Photic and pineal modulation of food anticipatory circadian activity rhythms in rodents.

Patton DF, Parfyonov M, Gourmelen S, Opiol H, Pavlovski I, Marchant EG, Challet E, Mistlberger RE - PLoS ONE (2013)

Food anticipatory activity in mice recording under a full photoperiod and skeleton photoperiods.A. Group mean (± sem) waveforms of wheel running activity in food restricted mice entrained, to a full photoperiod (blue dashed curve), a skeleton photoperiod (red solid curve) and again a full photoperiod (black dashed curve), in successive two week blocks. The waveforms were obtained by averaging the second week on each LD schedule. The 6-h daily mealtime is denoted by green shading. The LD cycle during the full photoperiod is indicated by the horizontal yellow and black bars along the horizontal axis. Light exposure during the skeleton photoperiod is indicated by the vertical yellow bars. Time is plotted in 10 min bins, from the beginning of the lights on (Zeitgeber time 0). B. Group mean (± sem) food anticipatory activity ratios calculated for each day of food restriction, by dividing activity during the 2h prior to mealtime (ZT4-6) by activity from ZT12-24.
© Copyright Policy
Related In: Results  -  Collection

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Show All Figures
getmorefigures.php?uid=PMC3852709&req=5

pone-0081588-g004: Food anticipatory activity in mice recording under a full photoperiod and skeleton photoperiods.A. Group mean (± sem) waveforms of wheel running activity in food restricted mice entrained, to a full photoperiod (blue dashed curve), a skeleton photoperiod (red solid curve) and again a full photoperiod (black dashed curve), in successive two week blocks. The waveforms were obtained by averaging the second week on each LD schedule. The 6-h daily mealtime is denoted by green shading. The LD cycle during the full photoperiod is indicated by the horizontal yellow and black bars along the horizontal axis. Light exposure during the skeleton photoperiod is indicated by the vertical yellow bars. Time is plotted in 10 min bins, from the beginning of the lights on (Zeitgeber time 0). B. Group mean (± sem) food anticipatory activity ratios calculated for each day of food restriction, by dividing activity during the 2h prior to mealtime (ZT4-6) by activity from ZT12-24.
Mentions: FAA in wheel counts summed from ZT4 to ZT6 prior to mealtime was significantly increased in the skeleton photoperiod compared to both the preceding and the following full photoperiods (FPP1: 1069±367, SPP: 2921±691, and FPP2: 1006±396 wheel revolutions; F(2,8)  = 7.2, p = .017; Fig. 4a). Both the duration and the peak of FAA were higher in the skeleton photoperiod condition. FAA ratios were also much higher in the skeleton photoperiod compared to FPP1 and FPP2 (18.6±3.3 vs. 5.4±2.2 and 5.8±1.8%, respectively; F(2,8)  = 9.7, p<.01; Fig. 4b). Food intake was not significantly changed in the skeleton photoperiod group (3.2±0.1 g) by comparison to the first (3.3±0.1 g) and the second full photoperiods (3.2±0.2 g; F(2,8)  = 1.8, p = .22). By contrast, body weight during restricted feeding was significantly changed according to the successive photoperiodic conditions (FPP1: 21.3±0.6, SPP: 22.0±0.4, and FPP2: 22.3±0.5 g; F(2,8)  = 9.4, p = .008). Because the increase in body weight during the skeleton photoperiod was not reversed in subsequent full photoperiod, but instead was enhanced, this gain in body weight is likely due to the effect of time.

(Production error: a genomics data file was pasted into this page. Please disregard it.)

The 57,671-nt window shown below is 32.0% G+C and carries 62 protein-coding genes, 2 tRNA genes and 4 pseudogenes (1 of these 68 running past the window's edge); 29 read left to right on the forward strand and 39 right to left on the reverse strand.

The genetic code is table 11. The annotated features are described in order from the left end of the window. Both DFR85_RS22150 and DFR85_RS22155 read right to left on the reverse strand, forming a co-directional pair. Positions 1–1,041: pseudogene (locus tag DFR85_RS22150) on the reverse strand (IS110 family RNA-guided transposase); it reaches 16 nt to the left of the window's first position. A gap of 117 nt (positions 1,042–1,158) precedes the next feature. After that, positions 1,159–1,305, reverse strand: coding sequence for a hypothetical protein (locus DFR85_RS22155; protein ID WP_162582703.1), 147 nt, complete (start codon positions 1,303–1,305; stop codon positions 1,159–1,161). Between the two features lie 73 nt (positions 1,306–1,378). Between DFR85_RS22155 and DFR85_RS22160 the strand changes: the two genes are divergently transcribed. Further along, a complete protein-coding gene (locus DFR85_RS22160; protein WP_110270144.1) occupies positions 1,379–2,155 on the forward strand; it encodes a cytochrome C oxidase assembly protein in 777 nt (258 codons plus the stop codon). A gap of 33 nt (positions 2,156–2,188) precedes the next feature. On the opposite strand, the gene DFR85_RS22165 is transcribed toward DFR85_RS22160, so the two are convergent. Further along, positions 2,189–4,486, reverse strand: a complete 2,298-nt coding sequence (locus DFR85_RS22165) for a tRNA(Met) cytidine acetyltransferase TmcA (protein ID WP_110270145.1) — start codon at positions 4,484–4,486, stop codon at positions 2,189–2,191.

Bottom Line: Nonetheless, light could reduce the duration or magnitude of FAA.In both species, FAA was significantly and reversibly enhanced in the skeleton photoperiod compared to the full photoperiod.These results indicate that procedures affecting behavioral responses to light can significantly alter the magnitude of food anticipatory rhythms in rodents.

View Article: PubMed Central - PubMed

Affiliation: Department of Psychology, Simon Fraser University, Burnaby, British Columbia, Canada.

ABSTRACT
Restricted daily feeding schedules entrain circadian oscillators that generate food anticipatory activity (FAA) rhythms in nocturnal rodents. The location of food-entrainable oscillators (FEOs) necessary for FAA remains uncertain. The most common procedure for inducing circadian FAA is to limit food access to a few hours in the middle of the light period, when activity levels are normally low. Although light at night suppresses activity (negative masking) in nocturnal rodents, it does not prevent the expression of daytime FAA. Nonetheless, light could reduce the duration or magnitude of FAA. If so, then neural or genetic ablations designed to identify components of the food-entrainable circadian system could alter the expression of FAA by affecting behavioral responses to light. To assess the plausibility of light as a potential mediating variable in studies of FAA mechanisms, we quantified FAA in rats and mice alternately maintained in a standard full photoperiod (12h of light/day) and in a skeleton photoperiod (two 60 min light pulses simulating dawn and dusk). In both species, FAA was significantly and reversibly enhanced in the skeleton photoperiod compared to the full photoperiod. In a third experiment, FAA was found to be significantly attenuated in rats by pinealectomy, a procedure that has been reported to enhance some effects of light on behavioral circadian rhythms. These results indicate that procedures affecting behavioral responses to light can significantly alter the magnitude of food anticipatory rhythms in rodents.

Show MeSH
Related in: MedlinePlus